A Lawmaker Didn't Know Where Guam Is, So Its National Guard Went to Visit Her Office

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Rep. Michael F.Q. San Nicolas, D-Guam, led about three dozen troops to Rep. Marjorie Taylor Greene's office
Rep. Michael F.Q. San Nicolas, D-Guam, led about three dozen troops to Rep. Marjorie Taylor Greene's office Monday to deliver cookies. (Twitter)

Guam National Guard troops marched to Rep. Marjorie Taylor Greene's office in the U.S. Capitol after she suggested last month that Guam is a foreign country.

Michael F.Q. San Nicolas, a Democrat who serves as Guam's only delegate to the House of Representatives, led about three dozen troops to Greene's office Monday to deliver cookies and posted a video of it to Twitter. The congresswoman's staff told him she was not in her office.

It is unclear whether any military rules were broken, and it does not appear that any of the soldiers involved will face disciplinary action. Maj. Gen. Esther J.C. Aguigui, adjutant general of the Guam National Guard, said she appreciated Nicolas' efforts to represent Guam's culture on Capitol Hill.

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"We thank Congresswoman Greene for ultimately helping raise awareness of Guamanians as citizens of the United States, and our rich tradition of service and sacrifice to our nation," Aguigui said in a statement. "As a non-partisan entity, the Guam National Guard is here to continue this legacy of supporting and defending the Constitution of the United States and the freedoms it provides."

During a speech last month at the Conservative Political Action Conference, Greene appeared not to know that Guam is a U.S. territory or where it is located.

"We love our country. We believe our hard-earned tax dollars should just go for America, not for what? China, Russia, the Middle East, Guam, whatever, wherever," Greene said.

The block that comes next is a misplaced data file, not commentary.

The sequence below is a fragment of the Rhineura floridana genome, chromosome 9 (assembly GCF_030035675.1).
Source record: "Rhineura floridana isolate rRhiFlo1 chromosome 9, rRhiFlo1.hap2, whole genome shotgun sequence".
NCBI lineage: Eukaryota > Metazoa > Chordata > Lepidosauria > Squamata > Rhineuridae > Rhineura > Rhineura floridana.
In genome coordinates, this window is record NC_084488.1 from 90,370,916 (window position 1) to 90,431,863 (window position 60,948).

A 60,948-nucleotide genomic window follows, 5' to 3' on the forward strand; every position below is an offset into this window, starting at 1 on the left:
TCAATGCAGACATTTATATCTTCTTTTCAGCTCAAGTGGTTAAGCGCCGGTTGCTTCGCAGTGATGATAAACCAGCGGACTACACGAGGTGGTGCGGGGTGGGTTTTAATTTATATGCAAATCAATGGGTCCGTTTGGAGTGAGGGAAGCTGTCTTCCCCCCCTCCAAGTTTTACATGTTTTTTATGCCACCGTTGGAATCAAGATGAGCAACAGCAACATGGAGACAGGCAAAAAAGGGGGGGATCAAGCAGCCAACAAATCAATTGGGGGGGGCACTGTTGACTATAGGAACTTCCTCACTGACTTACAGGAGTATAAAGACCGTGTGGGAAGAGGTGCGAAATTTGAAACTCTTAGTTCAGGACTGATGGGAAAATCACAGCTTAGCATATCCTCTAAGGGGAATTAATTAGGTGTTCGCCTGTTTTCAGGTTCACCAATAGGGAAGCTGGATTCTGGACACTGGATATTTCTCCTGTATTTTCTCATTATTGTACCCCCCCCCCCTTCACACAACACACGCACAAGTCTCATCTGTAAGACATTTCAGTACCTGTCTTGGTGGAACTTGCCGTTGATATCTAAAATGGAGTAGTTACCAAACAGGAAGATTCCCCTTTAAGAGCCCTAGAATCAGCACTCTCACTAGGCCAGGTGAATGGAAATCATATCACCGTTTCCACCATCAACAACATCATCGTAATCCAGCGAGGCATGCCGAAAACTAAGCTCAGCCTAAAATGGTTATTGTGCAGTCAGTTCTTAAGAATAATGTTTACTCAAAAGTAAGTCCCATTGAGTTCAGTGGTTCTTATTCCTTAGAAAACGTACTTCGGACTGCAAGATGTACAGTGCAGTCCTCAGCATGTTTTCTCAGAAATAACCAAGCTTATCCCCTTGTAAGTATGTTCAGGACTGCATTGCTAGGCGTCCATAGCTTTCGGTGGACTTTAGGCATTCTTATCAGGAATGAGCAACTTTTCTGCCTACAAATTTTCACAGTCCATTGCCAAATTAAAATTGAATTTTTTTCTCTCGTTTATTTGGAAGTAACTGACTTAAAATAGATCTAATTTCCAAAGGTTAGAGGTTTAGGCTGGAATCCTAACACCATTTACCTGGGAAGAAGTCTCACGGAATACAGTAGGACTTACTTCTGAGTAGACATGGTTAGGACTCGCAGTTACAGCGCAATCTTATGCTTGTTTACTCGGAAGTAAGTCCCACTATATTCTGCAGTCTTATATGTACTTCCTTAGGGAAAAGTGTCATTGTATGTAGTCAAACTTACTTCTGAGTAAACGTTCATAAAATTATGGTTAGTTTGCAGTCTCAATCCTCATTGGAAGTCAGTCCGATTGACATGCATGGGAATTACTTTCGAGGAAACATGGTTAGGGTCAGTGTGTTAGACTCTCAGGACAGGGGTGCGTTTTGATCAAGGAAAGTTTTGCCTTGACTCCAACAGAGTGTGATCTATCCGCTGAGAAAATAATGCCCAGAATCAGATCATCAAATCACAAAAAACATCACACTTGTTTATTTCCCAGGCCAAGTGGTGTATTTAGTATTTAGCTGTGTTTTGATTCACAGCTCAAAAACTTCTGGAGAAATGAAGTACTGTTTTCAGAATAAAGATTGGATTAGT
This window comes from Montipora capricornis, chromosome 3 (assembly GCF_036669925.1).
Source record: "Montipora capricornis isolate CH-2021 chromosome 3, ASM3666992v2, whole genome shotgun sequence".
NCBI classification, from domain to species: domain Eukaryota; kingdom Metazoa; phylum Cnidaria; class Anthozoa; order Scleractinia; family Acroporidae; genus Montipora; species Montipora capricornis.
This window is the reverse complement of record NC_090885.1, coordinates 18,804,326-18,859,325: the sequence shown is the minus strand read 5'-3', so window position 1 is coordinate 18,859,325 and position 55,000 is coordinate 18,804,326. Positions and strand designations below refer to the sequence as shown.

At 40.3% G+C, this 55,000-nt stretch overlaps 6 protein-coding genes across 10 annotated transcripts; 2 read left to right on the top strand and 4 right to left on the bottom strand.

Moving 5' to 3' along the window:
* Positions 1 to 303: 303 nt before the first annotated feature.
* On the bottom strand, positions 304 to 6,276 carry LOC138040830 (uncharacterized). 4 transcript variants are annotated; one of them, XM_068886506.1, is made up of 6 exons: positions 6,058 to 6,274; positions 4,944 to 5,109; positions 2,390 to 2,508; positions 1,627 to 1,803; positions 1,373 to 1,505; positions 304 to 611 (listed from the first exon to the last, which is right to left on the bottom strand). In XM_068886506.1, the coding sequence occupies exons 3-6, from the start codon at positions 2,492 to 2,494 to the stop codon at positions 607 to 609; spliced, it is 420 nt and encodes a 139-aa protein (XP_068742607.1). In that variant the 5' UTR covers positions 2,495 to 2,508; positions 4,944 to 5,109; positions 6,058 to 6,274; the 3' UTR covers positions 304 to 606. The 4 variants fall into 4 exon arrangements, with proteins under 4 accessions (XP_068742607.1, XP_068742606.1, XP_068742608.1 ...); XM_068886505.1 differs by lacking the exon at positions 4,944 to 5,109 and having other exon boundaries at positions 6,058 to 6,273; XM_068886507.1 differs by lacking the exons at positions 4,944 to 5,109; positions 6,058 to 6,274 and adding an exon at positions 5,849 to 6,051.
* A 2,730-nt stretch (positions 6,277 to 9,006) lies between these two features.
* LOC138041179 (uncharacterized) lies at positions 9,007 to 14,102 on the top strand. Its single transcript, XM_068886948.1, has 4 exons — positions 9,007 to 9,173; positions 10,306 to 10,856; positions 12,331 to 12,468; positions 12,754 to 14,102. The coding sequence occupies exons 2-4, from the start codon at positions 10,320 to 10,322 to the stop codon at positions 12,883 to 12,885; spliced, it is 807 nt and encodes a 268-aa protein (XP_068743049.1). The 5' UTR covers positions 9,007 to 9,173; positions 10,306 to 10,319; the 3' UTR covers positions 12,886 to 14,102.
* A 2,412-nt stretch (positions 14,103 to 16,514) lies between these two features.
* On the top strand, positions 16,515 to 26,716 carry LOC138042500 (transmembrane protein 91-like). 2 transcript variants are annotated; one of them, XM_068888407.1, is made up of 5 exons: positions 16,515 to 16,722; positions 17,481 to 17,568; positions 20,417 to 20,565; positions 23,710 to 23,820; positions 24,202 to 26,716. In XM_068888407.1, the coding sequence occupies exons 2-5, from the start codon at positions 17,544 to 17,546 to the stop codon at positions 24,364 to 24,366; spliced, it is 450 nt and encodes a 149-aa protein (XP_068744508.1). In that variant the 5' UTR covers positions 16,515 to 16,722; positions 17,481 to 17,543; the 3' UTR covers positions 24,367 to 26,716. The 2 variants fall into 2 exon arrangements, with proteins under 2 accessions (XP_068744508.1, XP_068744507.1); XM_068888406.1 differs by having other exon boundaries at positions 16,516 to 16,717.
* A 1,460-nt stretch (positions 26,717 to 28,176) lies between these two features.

Last month, the House took the extraordinary step of stripping Greene of her committee assignments in light of incendiary statements such as endorsing the assassination of House Speaker Nancy Pelosi and peddling conspiracy theories, including that a plane never struck the Pentagon during 9/11 and that school shootings were staged.

Defense Department Directive 1344.10 forbids troops from participating in any partisan political activities while in uniform. Service members are allowed to engage in virtually any political activity out of uniform, but the activity cannot be perceived as being endorsed by the military.

It is unclear whether Monday's event violated any of those rules. No soldier in the video advocated for any political action, and simply meeting with a member of Congress in uniform is not against any military policy.

But Greene perceived the move as overtly partisan.

"It's time for our great men and women of the National Guard to go home and be with their families," she said in a statement. "The Democrats need to stop using them as political theatre and drama on Capitol Hill. Shame on Democrats for disrespecting our military."

Last year, the Pentagon investigated two junior enlisted troops in the Army Reserve for appearing in uniform during the state roll call at the Democratic National Convention. The soldiers, from the 9th Mission Support Command, appeared as backdrops behind two American Samoa delegates.

The incident drew immediate bipartisan scorn from lawmakers and veteran advocates. Army officials said the troops themselves weren't at fault, and a supervisor was disciplined.

The event at Greene's office comes after senior military leaders criticized Fox News host Tucker Carlson for comments saying maternity uniforms and updated hair regulations "made a mockery of the U.S. military."

Some rightwing pundits and conservative lawmakers such as Sen. Ted Cruz clapped back, saying that Defense Department officials wielding their influence by going after Carlson and defending female service members constituted partisan attacks.

-- Steve Beynon can be reached at Steve.Beynon@military.com. Follow him on Twitter @StevenBeynon.

Related: Some Lawmakers Defend Tucker Carlson After Comments Against Female Troops

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